Supplement Feature - May 2021
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Water Worlds

The Latest & Greatest in Aquatic Park Design

By Chris Gelbach

Attractions for Tweens and Teens

To truly hit a home run in terms of multigenerational appeal requires providing attractions that engage the hard-to-reach teen and tween audiences. Designers are including a variety of active and skill-based attractions as one way to do it—and to do it at different budget levels.

"On the lower-cost side of things, slacklines are very low cost, they can be added in to pretty much any body of water, usually lap lanes, and it provides a unique competition environment," Gerber said.

While climbing walls aren't new, they're a tried-and-true amenity. "Things like adding to that height can increase the competition level and the skill level that's required, and often that deck space gets used just with the people sitting around the edges watching that competition take place," Gerber said.

Martin Aquatic is putting in an adventure pool featuring inflatable lily pads or other children's obstacle course elements or a rock-climbing wall in a pool in almost every new waterpark project featuring multiple bodies of water.

These kinds of attractions can be done even in small pools, like Martin did with Hawaiian Falls Roanoke, which features an inflatable water walk, a sun shelf for sunbathers in the middle and a basketball hoop in the other end of a 1,500-square-foot pool. "It's not all about slides. Having that flat water adds a lot to it. Most kids—most people—like to be active. You don't want to just sit in the water all day long," Martin said.

Higher-end obstacle courses are also either being included or being considered in more and more new park designs as another way to provide exercise, competition and programming opportunities in the waterpark environment.

Surf attractions are also growing, and the options available range from huge patented surf pools with beaches and boardwalks to traditional sheet-wave technologies to options in between.

While some of these options have lower throughput, they are also skill-based and offer significant revenue opportunities. ADG has installed more than 100 sheet-wave surf attractions in waterparks, with more than 30 of them in public parks.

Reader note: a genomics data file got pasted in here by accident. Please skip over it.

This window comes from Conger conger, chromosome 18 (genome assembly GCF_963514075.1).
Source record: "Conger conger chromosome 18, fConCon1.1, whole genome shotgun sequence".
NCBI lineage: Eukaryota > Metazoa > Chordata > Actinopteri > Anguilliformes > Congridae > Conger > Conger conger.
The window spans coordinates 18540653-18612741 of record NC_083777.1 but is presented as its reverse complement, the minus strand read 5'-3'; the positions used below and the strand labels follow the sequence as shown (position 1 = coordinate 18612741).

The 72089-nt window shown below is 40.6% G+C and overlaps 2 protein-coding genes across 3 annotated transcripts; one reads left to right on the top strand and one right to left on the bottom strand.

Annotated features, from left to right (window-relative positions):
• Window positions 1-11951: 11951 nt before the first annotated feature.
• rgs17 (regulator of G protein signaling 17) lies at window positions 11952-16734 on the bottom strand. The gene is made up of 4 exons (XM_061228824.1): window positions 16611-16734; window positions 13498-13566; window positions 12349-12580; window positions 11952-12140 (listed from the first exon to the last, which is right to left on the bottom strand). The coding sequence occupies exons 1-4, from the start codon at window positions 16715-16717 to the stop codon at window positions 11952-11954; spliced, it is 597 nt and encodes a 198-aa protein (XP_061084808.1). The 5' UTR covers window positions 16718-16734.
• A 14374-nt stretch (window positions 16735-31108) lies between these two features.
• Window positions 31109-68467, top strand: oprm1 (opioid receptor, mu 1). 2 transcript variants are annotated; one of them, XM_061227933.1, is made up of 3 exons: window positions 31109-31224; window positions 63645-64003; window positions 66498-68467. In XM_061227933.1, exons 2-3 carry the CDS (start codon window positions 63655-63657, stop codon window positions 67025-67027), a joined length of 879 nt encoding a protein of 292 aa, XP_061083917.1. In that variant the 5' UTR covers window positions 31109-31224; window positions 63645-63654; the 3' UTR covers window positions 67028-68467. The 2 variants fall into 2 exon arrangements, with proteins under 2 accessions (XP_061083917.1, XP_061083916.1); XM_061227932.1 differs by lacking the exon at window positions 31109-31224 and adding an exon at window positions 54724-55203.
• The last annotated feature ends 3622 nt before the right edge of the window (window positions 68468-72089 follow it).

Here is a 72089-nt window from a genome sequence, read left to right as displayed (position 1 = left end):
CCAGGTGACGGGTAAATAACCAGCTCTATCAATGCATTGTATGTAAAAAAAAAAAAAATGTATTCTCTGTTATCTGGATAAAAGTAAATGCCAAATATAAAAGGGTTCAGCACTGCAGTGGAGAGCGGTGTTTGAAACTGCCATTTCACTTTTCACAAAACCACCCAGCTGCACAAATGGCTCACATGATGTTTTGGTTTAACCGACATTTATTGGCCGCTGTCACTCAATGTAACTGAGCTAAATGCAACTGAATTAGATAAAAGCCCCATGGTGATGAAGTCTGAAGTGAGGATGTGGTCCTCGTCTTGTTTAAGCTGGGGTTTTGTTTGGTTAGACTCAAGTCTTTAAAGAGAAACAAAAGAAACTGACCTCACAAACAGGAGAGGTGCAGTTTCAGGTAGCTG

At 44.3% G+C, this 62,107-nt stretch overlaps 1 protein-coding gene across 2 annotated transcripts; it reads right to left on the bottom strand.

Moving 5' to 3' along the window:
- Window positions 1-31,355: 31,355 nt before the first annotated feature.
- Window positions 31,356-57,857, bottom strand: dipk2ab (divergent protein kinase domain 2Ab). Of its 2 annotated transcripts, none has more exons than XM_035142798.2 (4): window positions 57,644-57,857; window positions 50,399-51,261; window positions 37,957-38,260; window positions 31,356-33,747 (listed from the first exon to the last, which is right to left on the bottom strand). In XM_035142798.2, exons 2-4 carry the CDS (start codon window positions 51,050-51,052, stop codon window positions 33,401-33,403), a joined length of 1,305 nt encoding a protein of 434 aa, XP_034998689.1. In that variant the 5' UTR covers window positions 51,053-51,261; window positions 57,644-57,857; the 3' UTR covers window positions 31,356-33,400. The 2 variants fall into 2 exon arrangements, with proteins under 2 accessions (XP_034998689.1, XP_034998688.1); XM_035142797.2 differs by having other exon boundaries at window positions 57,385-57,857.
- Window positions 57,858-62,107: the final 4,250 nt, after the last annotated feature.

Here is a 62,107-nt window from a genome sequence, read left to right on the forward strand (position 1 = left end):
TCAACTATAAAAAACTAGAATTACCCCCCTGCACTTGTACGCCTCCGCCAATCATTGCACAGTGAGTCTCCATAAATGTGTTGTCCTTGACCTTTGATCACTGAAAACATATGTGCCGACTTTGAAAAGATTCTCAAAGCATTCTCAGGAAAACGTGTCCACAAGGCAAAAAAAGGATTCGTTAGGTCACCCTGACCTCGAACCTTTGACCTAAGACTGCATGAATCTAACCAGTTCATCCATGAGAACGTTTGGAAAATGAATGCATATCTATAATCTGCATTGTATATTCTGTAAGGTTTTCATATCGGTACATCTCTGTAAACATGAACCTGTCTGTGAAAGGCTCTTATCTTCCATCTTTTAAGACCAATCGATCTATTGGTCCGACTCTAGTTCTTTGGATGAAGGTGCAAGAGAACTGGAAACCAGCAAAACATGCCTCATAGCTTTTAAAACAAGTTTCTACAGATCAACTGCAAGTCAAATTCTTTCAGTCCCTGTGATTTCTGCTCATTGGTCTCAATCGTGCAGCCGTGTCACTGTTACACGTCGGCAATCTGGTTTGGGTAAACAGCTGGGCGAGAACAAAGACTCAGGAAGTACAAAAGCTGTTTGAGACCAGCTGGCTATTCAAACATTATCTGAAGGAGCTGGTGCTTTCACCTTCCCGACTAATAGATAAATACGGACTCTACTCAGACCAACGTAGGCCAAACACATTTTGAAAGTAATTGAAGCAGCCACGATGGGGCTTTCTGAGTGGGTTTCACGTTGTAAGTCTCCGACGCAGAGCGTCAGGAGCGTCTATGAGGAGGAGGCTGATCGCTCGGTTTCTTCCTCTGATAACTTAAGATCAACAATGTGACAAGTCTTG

"It is definitely a spectator attraction, and if you put food and beverage and a place for people to sit and relax nearby, you'll see people sit and watch it for hours," Keim said. "It's pretty much nonstop entertainment."

It's also a skill-based attraction that can bring repeat visits and even be programmed through lesson programs. Keim is also seeing parks open up the surf attraction during the shoulder seasons, since surf enthusiasts will go out even when it's chilly, and the attraction only requires two staff members to operate. This also enables the attraction to be used at off-hours. "As a birthday party or corporate event rental space, they're great revenue generators," Keim said. And because people sit and watch the surfers during regular operating hours, "It increases in-park spending and increases time in park," Keim said.

Operation Is Key

Designers are also looking at every other avenue possible to provide big thrills and immersive experiences while still offering the most desirable sightlines for reducing lifeguarding needs and operational costs. "We have a couple of parks that focused more on ceiling-mounted amenities," Gerber said. These can improve sight lines, reduce operational costs and provide something different.

"We've all seen play features in splash pads," Gerber said. "We don't all see storm clouds that send water down from the sky that are full with colorful light shows."

As they go bigger and bolder, designers are also taking great care to create designs focused on easy operation, reduced operational costs and lower maintenance costs. "We want you to be able to have a facility than in 25 years looks great and is operating well and you're making updates and enhancements because you want to, not because you need to," Gerber said. RM